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Using the Goldstone radio antenna in California, scientists have been able to take some of the highest resolution radar images of the 1,100-foot-wide asteroid Nereus during its close approach to Earth on December 10, 2021.
The montage to the right, cropped to post here, shows twelve images from the 39-image sequence, which can also be viewed as an animation here.
During the asteroid’s close approach, an image resolution of about 12.3 feet (3.75 meters) per pixel was possible, revealing surface features such as potential boulders and craters, plus ridges and other topography. Asteroid Nereus’ previous approach in 2002 was near enough to Earth to reveal the asteroid’s size and overall shape, but too distant to show surface features. The new observations will also help scientists better understand the asteroid’s shape and rotation while providing them new data to further refine its orbital path around the Sun.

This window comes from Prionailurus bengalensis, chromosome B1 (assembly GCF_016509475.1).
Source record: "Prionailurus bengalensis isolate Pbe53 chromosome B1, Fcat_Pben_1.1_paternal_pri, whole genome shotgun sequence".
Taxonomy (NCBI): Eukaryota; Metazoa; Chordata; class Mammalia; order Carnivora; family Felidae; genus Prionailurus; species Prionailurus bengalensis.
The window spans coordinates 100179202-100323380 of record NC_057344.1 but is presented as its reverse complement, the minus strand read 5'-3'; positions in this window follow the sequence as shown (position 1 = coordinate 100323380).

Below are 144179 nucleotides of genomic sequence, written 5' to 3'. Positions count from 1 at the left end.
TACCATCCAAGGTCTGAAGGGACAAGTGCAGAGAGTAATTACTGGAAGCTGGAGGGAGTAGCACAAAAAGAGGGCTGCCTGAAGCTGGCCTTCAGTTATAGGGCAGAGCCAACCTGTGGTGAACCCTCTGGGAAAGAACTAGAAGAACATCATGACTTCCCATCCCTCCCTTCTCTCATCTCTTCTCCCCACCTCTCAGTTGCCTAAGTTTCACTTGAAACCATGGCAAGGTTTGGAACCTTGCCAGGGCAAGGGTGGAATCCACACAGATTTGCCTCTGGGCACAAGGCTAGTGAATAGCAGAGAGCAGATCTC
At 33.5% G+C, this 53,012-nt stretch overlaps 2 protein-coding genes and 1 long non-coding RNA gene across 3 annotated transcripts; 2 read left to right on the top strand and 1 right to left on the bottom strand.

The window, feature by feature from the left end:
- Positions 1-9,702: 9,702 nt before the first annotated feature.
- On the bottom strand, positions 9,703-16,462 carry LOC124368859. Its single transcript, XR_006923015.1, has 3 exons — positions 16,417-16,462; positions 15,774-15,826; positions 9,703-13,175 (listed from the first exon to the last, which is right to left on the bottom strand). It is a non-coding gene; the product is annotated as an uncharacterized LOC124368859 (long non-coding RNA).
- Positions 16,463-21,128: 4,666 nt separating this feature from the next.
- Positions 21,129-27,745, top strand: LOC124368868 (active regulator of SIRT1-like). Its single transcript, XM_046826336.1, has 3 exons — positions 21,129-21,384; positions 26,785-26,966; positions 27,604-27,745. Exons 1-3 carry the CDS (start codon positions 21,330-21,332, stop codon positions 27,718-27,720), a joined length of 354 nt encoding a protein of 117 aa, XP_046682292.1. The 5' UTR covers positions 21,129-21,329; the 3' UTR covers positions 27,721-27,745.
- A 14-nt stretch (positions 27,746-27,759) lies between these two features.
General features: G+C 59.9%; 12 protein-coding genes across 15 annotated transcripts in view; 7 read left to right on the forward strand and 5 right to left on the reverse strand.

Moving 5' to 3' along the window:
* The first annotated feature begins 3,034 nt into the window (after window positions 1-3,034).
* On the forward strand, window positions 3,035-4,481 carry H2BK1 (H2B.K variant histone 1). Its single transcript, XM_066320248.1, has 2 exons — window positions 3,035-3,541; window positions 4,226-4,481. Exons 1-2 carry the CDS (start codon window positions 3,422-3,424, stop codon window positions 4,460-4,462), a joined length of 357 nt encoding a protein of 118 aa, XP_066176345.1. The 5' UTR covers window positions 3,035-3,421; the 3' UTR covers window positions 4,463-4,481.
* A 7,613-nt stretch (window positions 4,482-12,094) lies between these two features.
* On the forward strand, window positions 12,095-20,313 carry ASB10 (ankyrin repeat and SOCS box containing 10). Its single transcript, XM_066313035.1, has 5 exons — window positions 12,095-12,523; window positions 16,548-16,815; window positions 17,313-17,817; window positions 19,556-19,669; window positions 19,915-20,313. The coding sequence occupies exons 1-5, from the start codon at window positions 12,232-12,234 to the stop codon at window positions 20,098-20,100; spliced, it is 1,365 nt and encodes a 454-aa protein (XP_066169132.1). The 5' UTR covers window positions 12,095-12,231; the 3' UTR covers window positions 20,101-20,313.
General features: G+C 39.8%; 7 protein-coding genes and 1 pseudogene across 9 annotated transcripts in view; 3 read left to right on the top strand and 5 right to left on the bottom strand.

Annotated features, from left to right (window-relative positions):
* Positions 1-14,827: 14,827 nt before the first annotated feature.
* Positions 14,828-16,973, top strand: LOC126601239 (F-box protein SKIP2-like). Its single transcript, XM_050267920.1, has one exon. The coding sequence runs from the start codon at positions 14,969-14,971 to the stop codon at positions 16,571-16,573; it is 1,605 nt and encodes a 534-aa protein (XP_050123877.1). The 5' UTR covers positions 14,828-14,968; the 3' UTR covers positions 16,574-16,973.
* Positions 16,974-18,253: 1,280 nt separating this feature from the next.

The asteroid will not make a similar close-approach again until 2060.
On Christmas Eve 1968 three Americans became the first humans to visit another world. What they did to celebrate was unexpected and profound, and will be remembered throughout all human history. Genesis: the Story of Apollo 8, Robert Zimmerman's classic history of humanity's first journey to another world, tells that story, and it is now available as both an ebook and an audiobook, both with a foreword by Valerie Anders and a new introduction by Robert Zimmerman.
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